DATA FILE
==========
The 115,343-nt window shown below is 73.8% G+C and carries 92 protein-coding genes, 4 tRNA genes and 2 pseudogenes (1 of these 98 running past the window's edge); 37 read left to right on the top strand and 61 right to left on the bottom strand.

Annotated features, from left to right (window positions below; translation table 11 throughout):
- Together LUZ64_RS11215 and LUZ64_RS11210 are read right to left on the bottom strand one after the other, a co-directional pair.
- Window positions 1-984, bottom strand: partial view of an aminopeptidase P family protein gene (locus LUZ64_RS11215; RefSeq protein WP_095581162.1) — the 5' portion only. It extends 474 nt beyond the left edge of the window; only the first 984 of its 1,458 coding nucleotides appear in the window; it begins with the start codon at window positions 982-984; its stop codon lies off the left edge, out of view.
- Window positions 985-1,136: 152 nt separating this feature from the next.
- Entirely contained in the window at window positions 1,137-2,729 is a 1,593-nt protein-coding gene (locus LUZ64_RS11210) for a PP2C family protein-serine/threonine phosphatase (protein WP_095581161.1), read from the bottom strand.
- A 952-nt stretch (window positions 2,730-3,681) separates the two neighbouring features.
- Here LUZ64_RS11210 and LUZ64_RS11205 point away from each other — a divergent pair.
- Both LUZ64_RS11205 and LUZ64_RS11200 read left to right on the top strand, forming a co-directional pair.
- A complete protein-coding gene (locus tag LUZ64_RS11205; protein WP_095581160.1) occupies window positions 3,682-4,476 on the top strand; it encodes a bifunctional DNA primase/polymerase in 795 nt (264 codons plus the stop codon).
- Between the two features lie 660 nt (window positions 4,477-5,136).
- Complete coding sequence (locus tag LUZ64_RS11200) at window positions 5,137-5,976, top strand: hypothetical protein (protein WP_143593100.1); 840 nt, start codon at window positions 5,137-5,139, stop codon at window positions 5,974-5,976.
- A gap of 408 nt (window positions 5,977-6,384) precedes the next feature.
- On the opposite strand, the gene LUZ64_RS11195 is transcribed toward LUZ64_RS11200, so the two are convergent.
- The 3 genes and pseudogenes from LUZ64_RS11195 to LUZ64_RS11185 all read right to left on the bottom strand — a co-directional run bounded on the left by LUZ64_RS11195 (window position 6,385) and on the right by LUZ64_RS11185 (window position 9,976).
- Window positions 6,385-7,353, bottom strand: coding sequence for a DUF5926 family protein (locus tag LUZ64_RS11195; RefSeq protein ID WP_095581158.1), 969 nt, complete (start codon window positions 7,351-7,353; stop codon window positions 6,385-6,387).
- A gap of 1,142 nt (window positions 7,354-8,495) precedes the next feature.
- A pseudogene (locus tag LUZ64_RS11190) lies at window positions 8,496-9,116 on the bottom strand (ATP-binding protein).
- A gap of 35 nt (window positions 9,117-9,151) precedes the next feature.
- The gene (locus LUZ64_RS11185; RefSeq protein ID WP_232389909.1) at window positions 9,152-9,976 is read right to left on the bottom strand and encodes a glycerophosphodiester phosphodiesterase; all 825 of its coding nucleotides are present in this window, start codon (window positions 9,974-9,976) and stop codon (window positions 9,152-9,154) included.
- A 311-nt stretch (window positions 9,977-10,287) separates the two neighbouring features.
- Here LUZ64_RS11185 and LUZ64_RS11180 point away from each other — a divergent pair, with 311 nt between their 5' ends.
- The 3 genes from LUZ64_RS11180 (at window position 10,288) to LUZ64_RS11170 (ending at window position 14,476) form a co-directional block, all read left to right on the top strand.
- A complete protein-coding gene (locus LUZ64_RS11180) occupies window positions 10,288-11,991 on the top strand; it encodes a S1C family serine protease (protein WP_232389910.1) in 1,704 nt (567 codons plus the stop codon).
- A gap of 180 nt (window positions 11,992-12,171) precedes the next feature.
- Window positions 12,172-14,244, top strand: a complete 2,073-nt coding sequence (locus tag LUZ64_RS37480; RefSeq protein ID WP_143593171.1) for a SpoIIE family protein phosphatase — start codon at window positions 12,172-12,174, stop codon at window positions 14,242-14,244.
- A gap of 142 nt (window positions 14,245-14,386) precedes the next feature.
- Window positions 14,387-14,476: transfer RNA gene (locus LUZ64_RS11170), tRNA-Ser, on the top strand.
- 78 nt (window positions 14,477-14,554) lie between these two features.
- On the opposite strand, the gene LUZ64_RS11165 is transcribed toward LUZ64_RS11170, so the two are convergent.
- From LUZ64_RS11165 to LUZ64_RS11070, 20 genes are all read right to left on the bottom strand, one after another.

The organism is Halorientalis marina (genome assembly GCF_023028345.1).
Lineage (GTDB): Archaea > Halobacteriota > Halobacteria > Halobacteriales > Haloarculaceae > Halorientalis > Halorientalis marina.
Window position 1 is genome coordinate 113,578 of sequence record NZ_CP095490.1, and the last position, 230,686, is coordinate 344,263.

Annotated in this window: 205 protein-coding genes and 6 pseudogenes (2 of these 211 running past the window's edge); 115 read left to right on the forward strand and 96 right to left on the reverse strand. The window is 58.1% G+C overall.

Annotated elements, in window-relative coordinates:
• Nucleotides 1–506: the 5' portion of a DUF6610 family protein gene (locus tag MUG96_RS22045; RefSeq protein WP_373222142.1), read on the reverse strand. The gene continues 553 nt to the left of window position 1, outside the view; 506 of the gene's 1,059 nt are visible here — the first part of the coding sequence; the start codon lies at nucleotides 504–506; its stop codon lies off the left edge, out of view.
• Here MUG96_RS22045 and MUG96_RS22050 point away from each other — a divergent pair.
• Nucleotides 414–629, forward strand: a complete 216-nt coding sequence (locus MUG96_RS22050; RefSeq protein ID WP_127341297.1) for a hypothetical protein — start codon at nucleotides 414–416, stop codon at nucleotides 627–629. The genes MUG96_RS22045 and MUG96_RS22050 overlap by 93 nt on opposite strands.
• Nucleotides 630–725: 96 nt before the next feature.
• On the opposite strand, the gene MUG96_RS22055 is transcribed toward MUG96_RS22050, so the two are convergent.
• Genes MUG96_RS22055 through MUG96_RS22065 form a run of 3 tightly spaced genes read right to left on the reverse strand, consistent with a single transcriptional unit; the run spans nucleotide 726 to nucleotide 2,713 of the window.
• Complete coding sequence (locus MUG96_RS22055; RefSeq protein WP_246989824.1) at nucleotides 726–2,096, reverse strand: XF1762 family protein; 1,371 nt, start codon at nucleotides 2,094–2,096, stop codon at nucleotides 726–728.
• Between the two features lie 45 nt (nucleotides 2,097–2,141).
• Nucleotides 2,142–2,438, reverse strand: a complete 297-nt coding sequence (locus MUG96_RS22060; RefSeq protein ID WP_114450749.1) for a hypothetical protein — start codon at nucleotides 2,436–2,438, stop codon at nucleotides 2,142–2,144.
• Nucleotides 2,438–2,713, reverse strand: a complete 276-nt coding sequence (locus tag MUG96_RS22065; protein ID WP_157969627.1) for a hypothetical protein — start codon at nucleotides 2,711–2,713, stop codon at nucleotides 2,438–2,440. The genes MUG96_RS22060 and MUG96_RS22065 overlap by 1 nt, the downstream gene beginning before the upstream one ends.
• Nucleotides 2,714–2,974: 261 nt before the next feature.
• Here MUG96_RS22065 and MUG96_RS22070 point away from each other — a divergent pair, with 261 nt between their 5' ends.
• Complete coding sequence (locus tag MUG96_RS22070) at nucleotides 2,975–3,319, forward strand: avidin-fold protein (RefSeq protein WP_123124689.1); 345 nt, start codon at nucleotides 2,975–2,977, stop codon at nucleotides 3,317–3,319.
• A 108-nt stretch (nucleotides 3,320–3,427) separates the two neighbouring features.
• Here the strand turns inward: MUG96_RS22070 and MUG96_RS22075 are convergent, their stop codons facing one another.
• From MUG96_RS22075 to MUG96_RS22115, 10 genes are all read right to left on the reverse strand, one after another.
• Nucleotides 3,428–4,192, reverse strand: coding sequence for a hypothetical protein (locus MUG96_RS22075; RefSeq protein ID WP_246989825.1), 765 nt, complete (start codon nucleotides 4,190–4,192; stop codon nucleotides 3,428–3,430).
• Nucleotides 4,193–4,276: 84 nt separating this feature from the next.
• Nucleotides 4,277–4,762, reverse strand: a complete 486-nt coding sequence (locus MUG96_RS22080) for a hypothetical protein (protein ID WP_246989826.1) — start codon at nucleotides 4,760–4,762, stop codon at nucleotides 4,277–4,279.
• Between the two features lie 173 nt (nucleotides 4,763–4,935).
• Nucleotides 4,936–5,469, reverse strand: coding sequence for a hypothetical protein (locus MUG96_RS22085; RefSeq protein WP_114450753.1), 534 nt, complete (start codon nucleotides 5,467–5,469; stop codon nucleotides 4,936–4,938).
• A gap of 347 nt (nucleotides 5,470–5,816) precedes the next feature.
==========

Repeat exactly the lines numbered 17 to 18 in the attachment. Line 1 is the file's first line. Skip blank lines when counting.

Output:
- A gap of 1,142 nt (window positions 7,354-8,495) precedes the next feature.
- A pseudogene (locus tag LUZ64_RS11190) lies at window positions 8,496-9,116 on the bottom strand (ATP-binding protein).